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How can you kick ass at Amazon SEO? In this episode of Marketing Nerds, Amazon and e-commerce expert Robyn Johnson joins SEJ Executive Editor Kelsey Jones to share the latest insights and best practices for Amazon SEO. Robyn and Kelsey discuss:
- The black hat Amazon SEO practices that Amazon has recently started cracking down on
- What statistics you can view for your product pages
- What’s coming next for Amazon sellers in 2017 (hint: voice search will be huge!).
How is doing SEO for Amazon different from other platforms?
Robyn: Everything in Amazon is very structured and data-based. There’s some pieces of data that are involved in your organic search then there’s some pieces, like the bullets and descriptions, which they tell us are not. Some people have seen that it can make a difference, but for sure, it plays a role in PPC and Amazon sponsored products. The biggest thing is knowing which pieces of structured data you really need to focus on and using the style guidelines.
They don’t tell us a lot about how the algorithm works. They don’t announce changes. We don’t get fuzzy animals like penguins and panda bears. We just notice, like one day everybody will be on Facebook saying, “Something changed. Does anybody know because we have to try to figure it out.”
What’s interesting about Amazon is it’s a very capitalistic search engine. It used to be that it was really easy to trick. It used to be, you could buy some fake reviews, you put out a promo code when things were free, and then it would increase that best seller rank so you were getting more sales and that would cause you to have an organic search lift.
However, they recently made some changes where those hacks are not working. They’re actually banning people for them. All those fake reviews they bought, a lot of them are disappearing. Especially in 2016, people have had to really readjust some of the strategies that used to work for Amazon SEO that no longer work.
Kelsey: That was something I wanted to talk to you about — black hat SEO for Amazon. It’s good to see they’re recognizing that people are trying to manipulate it, and kind of clean it up. I guess it’s good from a holistic standpoint, maybe not so good for the sellers.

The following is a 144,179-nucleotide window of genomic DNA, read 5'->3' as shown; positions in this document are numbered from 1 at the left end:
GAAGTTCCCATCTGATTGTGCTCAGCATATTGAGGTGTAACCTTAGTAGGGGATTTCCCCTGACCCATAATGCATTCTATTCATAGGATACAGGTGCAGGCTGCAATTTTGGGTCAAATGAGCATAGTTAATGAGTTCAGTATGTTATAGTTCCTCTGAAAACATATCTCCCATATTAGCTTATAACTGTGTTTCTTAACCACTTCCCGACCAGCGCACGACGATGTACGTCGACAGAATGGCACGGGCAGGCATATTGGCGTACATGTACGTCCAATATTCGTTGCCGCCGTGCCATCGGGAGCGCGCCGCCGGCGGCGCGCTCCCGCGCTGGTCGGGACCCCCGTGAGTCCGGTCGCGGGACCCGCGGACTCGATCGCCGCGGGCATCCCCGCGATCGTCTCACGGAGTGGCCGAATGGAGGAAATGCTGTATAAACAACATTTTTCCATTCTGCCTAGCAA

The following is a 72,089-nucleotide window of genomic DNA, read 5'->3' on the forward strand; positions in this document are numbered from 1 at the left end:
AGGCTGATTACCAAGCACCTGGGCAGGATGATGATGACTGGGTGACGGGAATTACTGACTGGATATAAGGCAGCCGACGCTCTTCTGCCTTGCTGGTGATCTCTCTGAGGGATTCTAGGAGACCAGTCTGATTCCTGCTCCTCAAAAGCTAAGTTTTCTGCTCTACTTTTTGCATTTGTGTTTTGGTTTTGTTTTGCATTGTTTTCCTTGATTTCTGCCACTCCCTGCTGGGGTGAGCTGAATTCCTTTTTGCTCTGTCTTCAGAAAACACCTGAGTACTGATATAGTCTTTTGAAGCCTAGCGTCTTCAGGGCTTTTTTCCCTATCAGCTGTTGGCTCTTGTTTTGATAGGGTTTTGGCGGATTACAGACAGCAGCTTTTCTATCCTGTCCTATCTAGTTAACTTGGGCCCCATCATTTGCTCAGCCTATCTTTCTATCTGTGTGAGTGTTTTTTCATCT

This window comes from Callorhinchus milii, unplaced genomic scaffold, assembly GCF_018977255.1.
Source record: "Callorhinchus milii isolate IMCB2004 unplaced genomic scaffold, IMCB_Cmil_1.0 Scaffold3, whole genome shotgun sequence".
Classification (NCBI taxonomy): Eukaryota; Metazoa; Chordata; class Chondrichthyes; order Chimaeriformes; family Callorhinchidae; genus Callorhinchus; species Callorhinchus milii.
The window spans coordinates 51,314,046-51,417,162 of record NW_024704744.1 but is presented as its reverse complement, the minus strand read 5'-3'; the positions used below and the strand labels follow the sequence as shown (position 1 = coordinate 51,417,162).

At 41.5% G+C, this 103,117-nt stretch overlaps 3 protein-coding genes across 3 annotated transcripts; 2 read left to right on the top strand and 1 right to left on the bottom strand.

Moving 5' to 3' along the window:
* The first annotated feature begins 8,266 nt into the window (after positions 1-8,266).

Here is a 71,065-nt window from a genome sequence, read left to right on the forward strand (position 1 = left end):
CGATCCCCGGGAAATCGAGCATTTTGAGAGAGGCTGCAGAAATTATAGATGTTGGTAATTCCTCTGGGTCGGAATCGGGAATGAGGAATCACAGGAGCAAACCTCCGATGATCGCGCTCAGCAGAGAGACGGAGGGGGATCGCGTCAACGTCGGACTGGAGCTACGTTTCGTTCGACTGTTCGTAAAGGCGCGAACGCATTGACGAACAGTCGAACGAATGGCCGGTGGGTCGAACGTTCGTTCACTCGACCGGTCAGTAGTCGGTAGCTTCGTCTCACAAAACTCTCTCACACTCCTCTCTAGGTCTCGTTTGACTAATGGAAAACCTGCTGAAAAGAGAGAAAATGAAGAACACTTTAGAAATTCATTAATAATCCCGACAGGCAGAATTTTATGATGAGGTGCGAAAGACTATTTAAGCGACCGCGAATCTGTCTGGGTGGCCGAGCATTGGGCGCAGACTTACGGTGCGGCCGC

Robyn: It’s good for the quality sellers. It’s good for the people that I’m rooting for.
Kelsey: There you go.
Robyn: Amazon is a very customer-obsessed culture. There’s a couple of things that really dictate everything — from the way the search engine works to the way you can interact with their support team.
The most important thing as a seller on Amazon is to be customer-obsessed, to take ownership. They expect you to take a deep dive. They expect you to have knowledge on the platform. When you’re putting data into their catalog, they can see who put that information in there. Their algorithms are very complicated. They’re just now starting to catch up with some of the black hat things that happen. But know that if you want to stay selling on Amazon for a long period of time, white hat is the way to go. Amazon does not give a lot of second chances. Once you’re banned, you can be banned for life.
It can be an incredible income stream. There’re so many ways to win. If you can make your listing a great customer experience, it will attract the right buyers by having targeted keywords. You’re going to do better in the long run by giving customers a great experience and having them leave you with great reviews. Some of those sponsored products that people click won’t even run unless Amazon deemed you’re relevant to that search term.
Is there a lot of data that sellers can see, like changes in listing position, or how many clicks you get on search results? Does Amazon show you that data at all?